Re: Lintian warning: hardening-no-fortify-functions & version numbering
On Sun, 2012-06-24 at 11:07:05 +0300, Serge wrote:
> 2012/6/24 Russ Allbery wrote:
> >> If you do, then... How should they do that? I.e. if I specify:
> >> CPPFLAGS="blablabla hehehe hohoho"
> >> How should build system run gcc? Like that?
> >> gcc blablabla hehehe hohoho -c -o test.o test.c
> > Yes.
> Why? Just to have it autotools-compatible? If I was writing a custom
> build system I would be thinking about using -Wp option, since that's
> exactly why it's there for — to pass some options to the preprocessor
> (or, being honest, I would ignore CPPFLAGS unless I use the preprocessor).
That would be wrong as -Wp bypassed the compiler driver. And when
calling gcc you are implicitly using the preprocessor anyway. How you
directly call gcc (or cc for that matter) does not have anything to do
with autotools, the latter only standardizes a way to pass flags to
those calls though, and the compiler is suppoed to be called in the
way Russ pointed out.
> >> Is there a standard common for all the build systems? Or some kind of
> >> recommendation? Or it's just a coincidence that all the build systems
> >> use same environment variable CFLAGS?
> > CFLAGS is an old, long-standing make thing. CPPFLAGS is newer and I
> > believe was introduced by Autoconf, since Autoconf has historically wanted
> > to run tests that only use the preprocessor and not the compiler (for
> > checking header files, for example), at which point it needed some way of
> > distinguishing between the flags. GNU software and other software that
> > closely follows the Autoconf and Automake manuals uses a similar
> > separation, and it's important to follow that separation when passing
> > flags to configure to handle tests where just the preprocessor is run.
> > (If, for example, you put the -I flags in CFLAGS and not CPPFLAGS, you may
> > find that Autoconf probes won't find header files that are on non-standard
> > -I paths.)
> You mean, `cpp` is (was?) used only for tests done by ./configure?
> I was not thinking about that. Thank you for pointing that out. I just
> checked a few random autotools-based programs, and indeed they use
> $CPP variable (they actually use `gcc -E`, not `cpp` for it).
The fact that it's called cpp or «gcc -E» should not matter and it's an
implementation detail, both should be performing the same task. If you
need to test for some preprocessed stuff, then there's no point in
compiling anything, instead just preprocessing should be enough.
> > Since the Autoconf/Automake variable naming is the closest we have to a
> > de facto standard (and is *extremely* widespread in free software), the
> > variable names for the dpkg build infrastructure followed the same
> > conventions.
> It depends on whether dpkg is trying to force standards or be compatible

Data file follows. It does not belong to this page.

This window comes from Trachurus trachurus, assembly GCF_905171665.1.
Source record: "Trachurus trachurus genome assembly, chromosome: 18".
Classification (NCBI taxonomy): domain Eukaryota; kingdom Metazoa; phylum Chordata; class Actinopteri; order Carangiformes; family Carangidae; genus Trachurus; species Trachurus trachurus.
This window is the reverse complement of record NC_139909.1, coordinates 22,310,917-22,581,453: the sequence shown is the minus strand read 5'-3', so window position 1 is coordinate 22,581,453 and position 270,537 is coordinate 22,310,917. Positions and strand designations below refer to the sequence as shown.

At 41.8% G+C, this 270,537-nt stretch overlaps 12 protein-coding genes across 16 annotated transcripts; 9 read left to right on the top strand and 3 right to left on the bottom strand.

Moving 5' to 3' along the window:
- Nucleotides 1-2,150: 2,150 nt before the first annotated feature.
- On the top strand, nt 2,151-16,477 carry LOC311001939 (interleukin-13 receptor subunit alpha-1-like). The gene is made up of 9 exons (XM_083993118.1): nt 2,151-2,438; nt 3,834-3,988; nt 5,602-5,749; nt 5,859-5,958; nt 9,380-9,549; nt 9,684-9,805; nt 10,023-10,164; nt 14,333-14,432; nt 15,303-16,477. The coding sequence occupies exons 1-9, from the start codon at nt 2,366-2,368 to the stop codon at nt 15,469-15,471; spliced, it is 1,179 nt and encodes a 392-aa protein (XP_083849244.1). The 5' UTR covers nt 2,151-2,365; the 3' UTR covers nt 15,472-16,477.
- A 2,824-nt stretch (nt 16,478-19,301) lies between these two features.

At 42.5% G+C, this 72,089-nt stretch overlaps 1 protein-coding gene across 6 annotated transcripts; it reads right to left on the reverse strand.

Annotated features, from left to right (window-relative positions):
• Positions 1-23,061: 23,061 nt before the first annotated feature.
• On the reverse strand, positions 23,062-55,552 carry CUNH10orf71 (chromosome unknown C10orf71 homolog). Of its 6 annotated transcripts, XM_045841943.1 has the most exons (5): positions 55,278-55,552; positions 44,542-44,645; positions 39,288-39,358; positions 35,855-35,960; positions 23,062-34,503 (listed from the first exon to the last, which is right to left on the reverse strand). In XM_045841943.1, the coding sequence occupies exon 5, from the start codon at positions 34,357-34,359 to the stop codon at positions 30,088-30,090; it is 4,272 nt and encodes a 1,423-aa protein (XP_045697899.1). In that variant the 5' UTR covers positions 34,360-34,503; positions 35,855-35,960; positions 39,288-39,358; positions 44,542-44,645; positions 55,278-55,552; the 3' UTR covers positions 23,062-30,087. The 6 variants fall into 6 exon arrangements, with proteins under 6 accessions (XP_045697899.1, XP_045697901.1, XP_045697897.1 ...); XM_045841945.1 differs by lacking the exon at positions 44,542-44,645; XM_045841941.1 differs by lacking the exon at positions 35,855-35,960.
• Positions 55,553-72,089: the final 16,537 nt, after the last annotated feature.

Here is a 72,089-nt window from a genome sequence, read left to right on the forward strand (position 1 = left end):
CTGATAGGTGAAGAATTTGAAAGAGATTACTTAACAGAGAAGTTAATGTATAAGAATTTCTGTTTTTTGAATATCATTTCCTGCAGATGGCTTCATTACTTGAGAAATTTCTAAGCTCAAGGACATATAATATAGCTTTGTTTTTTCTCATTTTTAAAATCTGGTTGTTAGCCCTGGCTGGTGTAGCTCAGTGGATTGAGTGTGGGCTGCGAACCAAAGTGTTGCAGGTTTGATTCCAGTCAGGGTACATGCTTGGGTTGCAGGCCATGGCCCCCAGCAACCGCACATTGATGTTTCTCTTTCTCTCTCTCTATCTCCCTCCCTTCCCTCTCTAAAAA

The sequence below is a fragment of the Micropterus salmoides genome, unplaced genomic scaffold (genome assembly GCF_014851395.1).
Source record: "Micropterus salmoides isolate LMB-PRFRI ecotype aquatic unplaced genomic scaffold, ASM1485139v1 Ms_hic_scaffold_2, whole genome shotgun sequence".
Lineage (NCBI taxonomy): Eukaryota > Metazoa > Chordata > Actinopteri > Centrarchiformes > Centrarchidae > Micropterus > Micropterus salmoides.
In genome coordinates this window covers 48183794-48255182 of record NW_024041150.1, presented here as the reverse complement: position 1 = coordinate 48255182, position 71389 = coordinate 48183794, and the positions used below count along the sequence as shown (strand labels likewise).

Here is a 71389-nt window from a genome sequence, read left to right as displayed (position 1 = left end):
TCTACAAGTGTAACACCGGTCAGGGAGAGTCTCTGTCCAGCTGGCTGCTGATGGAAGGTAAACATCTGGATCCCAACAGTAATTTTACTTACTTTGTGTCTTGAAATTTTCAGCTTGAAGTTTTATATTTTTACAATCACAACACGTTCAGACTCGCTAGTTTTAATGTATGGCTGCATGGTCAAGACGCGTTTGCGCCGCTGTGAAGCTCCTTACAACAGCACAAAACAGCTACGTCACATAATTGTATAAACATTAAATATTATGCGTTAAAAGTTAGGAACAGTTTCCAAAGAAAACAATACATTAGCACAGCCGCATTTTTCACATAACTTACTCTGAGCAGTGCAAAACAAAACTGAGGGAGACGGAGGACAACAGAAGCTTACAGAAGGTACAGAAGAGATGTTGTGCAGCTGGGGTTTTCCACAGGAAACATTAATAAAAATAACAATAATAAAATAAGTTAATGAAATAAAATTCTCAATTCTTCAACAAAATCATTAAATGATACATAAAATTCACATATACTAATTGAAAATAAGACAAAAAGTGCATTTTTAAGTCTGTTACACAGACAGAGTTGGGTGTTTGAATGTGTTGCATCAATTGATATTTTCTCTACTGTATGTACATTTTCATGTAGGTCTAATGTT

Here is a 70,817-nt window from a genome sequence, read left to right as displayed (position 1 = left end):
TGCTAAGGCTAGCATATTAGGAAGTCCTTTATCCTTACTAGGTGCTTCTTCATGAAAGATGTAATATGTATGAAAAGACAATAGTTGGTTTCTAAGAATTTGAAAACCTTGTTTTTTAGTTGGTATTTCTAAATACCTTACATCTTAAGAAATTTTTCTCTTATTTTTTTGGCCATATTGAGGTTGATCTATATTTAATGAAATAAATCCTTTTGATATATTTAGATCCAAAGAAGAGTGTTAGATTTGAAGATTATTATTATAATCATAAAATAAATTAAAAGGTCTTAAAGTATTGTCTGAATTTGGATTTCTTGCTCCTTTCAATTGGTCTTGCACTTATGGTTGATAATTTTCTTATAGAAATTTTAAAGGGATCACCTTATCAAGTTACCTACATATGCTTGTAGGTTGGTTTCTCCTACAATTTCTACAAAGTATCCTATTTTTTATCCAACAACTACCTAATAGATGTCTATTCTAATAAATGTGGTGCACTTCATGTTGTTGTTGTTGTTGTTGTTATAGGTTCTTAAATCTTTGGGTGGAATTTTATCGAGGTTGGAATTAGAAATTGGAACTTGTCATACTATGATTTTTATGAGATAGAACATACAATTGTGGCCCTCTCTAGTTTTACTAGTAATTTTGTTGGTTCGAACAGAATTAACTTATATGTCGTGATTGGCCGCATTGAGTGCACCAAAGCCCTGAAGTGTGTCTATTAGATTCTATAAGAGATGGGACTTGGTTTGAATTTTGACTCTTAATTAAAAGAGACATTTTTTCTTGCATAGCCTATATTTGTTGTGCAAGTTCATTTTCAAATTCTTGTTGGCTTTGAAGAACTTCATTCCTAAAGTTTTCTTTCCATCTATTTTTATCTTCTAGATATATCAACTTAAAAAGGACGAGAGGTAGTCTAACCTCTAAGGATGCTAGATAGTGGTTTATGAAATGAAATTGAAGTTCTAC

> with them.
> It's bad there's no some common standard or RFC about that. Since CPPFLAGS
> is used by ./configure only, and ./configure script is autotools-specific,
> it makes CPPFLAGS autotools-specific as well, and there's no reason to
> demand from other build systems to use it. :(
> And cmake is not the only one. At least mplayer's Makefile ignores
> CPPFLAGS (`make CPPFLAGS=-Isomedir` will work for autotools, but not
> for mplayer). There may be others...
No one forces you to pass CPPFLAGS to the build system, or for those
build systems to support it, you can always do something like:
make CFLAGS="$(CPPFLAGS) $(CFLAGS)"
for example, but having to split CPPFLAGS after the fact for build
systems that do support it would be extremely annoying.
> Another point is that the option we're talking about (-D_FORTIFY_SOURCE=2)
> isn't actually a preprocessor option. Preprocessor option is some option,
> that is supposed to affect preprocessor output. But both:
> cpp test.c
> cpp -D_FORTIFY_SOURCE=2 test.c
> will produce exactly same output. While these:
> gcc -c test.c
> gcc -D_FORTIFY_SOURCE=2 -c test.c
> will give different outputs. So despite it *looks* like a preprocessor
> option (-D...), it's not used by preprocessor, it's a compiler option,
> and belongs to CFLAGS/CXXFLAGS.
_FORTIFY_SOURCE *is* a preprocesssor macro, you just need to grep for
it in /user/include/, and just to make sure I just checked the gcc
sources and there's no relevant reference to that macro, which the
compiler driver could still be checking for as pointed out above (re
-Wp), so there's something else going on in your compiler call (maybe
implicit optimization settings, an alias, etc?). It also obviously
depends on the preprocessed input, try including <stdio.h> for
example and setting an optimization level > 0 in the preprocessor call.
> So the suggestion is:
> if dpkg aims to be compatible with different build systems:
> move -D_FORTIFY_SOURCE=2 from autotools-specific CPPFLAGS to commonly
> used CFLAGS/CXXFLAGS where it belongs (since it's not a preprocessor
> option). This will fix the problem with `cmake` not using preprocessor
> and not checking for CPPFLAGS, make dpkg more compatible with existing
> build systems, and make packaging easier with no workarounds.
No, as per above, and there's no workaround here, just different build
system conventions, and that's part of the job of the debian/rules
file, otherwise if all build systems used the same conventions we would
not need one at all.
> What do you think? Should this get filled as a bugreport?
> PS: Bugs must be fixed, not documented, IMO.
There's no bug here.